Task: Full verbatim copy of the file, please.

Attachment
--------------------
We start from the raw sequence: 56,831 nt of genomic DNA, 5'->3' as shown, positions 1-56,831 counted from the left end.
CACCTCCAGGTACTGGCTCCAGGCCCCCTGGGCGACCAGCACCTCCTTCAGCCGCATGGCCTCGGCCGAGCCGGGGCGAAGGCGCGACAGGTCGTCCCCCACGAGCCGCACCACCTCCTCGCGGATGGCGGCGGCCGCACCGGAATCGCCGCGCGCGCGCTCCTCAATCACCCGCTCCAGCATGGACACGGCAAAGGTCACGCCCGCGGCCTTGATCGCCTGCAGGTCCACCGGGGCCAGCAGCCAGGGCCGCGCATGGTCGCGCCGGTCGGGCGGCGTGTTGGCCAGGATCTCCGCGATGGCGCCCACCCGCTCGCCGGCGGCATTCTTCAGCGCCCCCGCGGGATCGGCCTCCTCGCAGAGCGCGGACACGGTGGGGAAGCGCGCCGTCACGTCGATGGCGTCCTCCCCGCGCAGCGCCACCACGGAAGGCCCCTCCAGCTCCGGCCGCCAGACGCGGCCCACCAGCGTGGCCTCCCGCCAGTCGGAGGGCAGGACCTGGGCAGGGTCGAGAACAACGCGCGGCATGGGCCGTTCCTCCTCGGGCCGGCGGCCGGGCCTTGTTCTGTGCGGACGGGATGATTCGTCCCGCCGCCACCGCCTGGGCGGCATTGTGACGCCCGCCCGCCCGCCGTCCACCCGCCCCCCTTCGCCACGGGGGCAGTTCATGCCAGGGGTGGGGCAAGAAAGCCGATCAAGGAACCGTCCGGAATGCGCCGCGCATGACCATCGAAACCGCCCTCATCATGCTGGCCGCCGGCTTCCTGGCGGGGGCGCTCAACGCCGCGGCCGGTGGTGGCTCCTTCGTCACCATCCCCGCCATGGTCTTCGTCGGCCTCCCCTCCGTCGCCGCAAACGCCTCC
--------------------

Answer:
We start from the raw sequence: 56,831 nt of genomic DNA, 5'->3' as shown, positions 1-56,831 counted from the left end.
CACCTCCAGGTACTGGCTCCAGGCCCCCTGGGCGACCAGCACCTCCTTCAGCCGCATGGCCTCGGCCGAGCCGGGGCGAAGGCGCGACAGGTCGTCCCCCACGAGCCGCACCACCTCCTCGCGGATGGCGGCGGCCGCACCGGAATCGCCGCGCGCGCGCTCCTCAATCACCCGCTCCAGCATGGACACGGCAAAGGTCACGCCCGCGGCCTTGATCGCCTGCAGGTCCACCGGGGCCAGCAGCCAGGGCCGCGCATGGTCGCGCCGGTCGGGCGGCGTGTTGGCCAGGATCTCCGCGATGGCGCCCACCCGCTCGCCGGCGGCATTCTTCAGCGCCCCCGCGGGATCGGCCTCCTCGCAGAGCGCGGACACGGTGGGGAAGCGCGCCGTCACGTCGATGGCGTCCTCCCCGCGCAGCGCCACCACGGAAGGCCCCTCCAGCTCCGGCCGCCAGACGCGGCCCACCAGCGTGGCCTCCCGCCAGTCGGAGGGCAGGACCTGGGCAGGGTCGAGAACAACGCGCGGCATGGGCCGTTCCTCCTCGGGCCGGCGGCCGGGCCTTGTTCTGTGCGGACGGGATGATTCGTCCCGCCGCCACCGCCTGGGCGGCATTGTGACGCCCGCCCGCCCGCCGTCCACCCGCCCCCCTTCGCCACGGGGGCAGTTCATGCCAGGGGTGGGGCAAGAAAGCCGATCAAGGAACCGTCCGGAATGCGCCGCGCATGACCATCGAAACCGCCCTCATCATGCTGGCCGCCGGCTTCCTGGCGGGGGCGCTCAACGCCGCGGCCGGTGGTGGCTCCTTCGTCACCATCCCCGCCATGGTCTTCGTCGGCCTCCCCTCCGTCGCCGCAAACGCCTCC